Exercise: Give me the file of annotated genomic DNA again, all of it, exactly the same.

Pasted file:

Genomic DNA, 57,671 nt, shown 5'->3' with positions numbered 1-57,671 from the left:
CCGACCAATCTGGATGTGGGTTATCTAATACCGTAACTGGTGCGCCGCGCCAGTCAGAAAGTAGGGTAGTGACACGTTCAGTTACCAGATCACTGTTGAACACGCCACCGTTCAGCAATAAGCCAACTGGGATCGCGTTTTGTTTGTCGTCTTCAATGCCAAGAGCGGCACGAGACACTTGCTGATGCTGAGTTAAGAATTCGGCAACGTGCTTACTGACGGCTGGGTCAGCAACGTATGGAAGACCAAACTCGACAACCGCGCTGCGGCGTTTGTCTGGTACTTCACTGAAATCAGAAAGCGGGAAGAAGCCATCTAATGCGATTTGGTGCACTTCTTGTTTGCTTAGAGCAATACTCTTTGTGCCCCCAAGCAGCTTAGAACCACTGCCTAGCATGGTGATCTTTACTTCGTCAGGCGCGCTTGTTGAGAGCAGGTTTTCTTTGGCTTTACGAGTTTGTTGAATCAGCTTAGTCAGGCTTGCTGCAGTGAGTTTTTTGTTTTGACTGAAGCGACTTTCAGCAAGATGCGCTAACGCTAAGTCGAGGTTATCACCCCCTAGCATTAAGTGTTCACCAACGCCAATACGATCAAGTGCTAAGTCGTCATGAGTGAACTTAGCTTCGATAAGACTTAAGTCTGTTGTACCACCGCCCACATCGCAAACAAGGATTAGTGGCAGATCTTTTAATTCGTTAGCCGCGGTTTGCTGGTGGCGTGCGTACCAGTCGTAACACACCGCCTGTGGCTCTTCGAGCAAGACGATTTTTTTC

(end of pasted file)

Genomic DNA, 57,671 nt, shown 5'->3' with positions numbered 1-57,671 from the left:
CCGACCAATCTGGATGTGGGTTATCTAATACCGTAACTGGTGCGCCGCGCCAGTCAGAAAGTAGGGTAGTGACACGTTCAGTTACCAGATCACTGTTGAACACGCCACCGTTCAGCAATAAGCCAACTGGGATCGCGTTTTGTTTGTCGTCTTCAATGCCAAGAGCGGCACGAGACACTTGCTGATGCTGAGTTAAGAATTCGGCAACGTGCTTACTGACGGCTGGGTCAGCAACGTATGGAAGACCAAACTCGACAACCGCGCTGCGGCGTTTGTCTGGTACTTCACTGAAATCAGAAAGCGGGAAGAAGCCATCTAATGCGATTTGGTGCACTTCTTGTTTGCTTAGAGCAATACTCTTTGTGCCCCCAAGCAGCTTAGAACCACTGCCTAGCATGGTGATCTTTACTTCGTCAGGCGCGCTTGTTGAGAGCAGGTTTTCTTTGGCTTTACGAGTTTGTTGAATCAGCTTAGTCAGGCTTGCTGCAGTGAGTTTTTTGTTTTGACTGAAGCGACTTTCAGCAAGATGCGCTAACGCTAAGTCGAGGTTATCACCCCCTAGCATTAAGTGTTCACCAACGCCAATACGATCAAGTGCTAAGTCGTCATGAGTGAACTTAGCTTCGATAAGACTTAAGTCTGTTGTACCACCGCCCACATCGCAAACAAGGATTAGTGGCAGATCTTTTAATTCGTTAGCCGCGGTTTGCTGGTGGCGTGCGTACCAGTCGTAACACACCGCCTGTGGCTCTTCGAGCAAGACGATTTTTTTC